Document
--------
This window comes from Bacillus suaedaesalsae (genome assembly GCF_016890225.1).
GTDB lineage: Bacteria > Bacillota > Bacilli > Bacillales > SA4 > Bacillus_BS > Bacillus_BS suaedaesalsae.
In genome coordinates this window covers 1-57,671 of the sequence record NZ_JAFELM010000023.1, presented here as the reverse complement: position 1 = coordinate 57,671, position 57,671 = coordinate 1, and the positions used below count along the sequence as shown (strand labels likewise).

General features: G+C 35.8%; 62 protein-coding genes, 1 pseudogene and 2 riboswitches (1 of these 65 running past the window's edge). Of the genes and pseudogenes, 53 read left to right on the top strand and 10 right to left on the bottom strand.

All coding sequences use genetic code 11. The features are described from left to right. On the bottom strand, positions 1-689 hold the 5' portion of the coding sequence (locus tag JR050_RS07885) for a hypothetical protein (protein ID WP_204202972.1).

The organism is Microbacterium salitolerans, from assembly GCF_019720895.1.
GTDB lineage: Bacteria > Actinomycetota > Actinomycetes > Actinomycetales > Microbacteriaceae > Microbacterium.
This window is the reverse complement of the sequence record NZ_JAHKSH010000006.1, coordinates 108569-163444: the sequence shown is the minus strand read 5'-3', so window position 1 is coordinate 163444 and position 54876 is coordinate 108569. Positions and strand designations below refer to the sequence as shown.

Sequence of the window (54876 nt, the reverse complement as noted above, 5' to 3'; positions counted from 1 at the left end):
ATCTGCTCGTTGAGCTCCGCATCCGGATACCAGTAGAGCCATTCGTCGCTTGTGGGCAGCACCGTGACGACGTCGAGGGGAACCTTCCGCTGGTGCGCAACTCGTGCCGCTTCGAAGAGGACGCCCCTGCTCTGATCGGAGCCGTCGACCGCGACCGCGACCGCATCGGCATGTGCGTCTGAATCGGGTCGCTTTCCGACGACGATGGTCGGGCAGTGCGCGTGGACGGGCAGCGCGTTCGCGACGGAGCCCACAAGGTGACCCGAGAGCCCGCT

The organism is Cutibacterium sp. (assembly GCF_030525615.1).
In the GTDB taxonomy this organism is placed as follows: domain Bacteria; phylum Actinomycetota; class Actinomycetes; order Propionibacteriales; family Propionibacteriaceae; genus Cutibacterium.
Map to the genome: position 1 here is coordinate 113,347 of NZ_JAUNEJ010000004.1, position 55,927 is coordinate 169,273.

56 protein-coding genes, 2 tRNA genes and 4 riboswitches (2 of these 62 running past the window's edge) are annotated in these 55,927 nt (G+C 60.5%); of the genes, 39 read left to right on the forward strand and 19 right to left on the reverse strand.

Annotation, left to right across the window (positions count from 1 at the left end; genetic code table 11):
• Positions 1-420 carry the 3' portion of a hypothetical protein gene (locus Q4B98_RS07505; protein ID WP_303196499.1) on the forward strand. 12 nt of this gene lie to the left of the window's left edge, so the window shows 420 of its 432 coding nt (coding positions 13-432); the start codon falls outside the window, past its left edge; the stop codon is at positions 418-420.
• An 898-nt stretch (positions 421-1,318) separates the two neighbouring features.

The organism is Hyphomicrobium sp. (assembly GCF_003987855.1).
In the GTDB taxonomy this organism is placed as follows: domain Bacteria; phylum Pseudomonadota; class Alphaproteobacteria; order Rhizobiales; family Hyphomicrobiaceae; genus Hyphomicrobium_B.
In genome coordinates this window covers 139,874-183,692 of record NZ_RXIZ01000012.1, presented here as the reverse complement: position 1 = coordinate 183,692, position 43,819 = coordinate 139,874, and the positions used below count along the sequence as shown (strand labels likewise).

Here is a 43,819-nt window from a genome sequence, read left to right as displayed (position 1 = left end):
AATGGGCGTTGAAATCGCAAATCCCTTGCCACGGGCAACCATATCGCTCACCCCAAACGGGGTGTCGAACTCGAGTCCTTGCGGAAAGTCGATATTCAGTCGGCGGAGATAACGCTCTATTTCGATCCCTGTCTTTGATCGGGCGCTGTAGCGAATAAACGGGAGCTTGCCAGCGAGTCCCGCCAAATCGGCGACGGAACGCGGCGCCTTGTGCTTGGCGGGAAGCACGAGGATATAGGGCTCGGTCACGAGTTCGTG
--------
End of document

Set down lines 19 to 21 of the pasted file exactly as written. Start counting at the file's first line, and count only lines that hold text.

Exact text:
In the GTDB taxonomy this organism is placed as follows: domain Bacteria; phylum Pseudomonadota; class Alphaproteobacteria; order Rhizobiales; family Hyphomicrobiaceae; genus Hyphomicrobium_B.
In genome coordinates this window covers 139,874-183,692 of record NZ_RXIZ01000012.1, presented here as the reverse complement: position 1 = coordinate 183,692, position 43,819 = coordinate 139,874, and the positions used below count along the sequence as shown (strand labels likewise).

Here is a 43,819-nt window from a genome sequence, read left to right as displayed (position 1 = left end):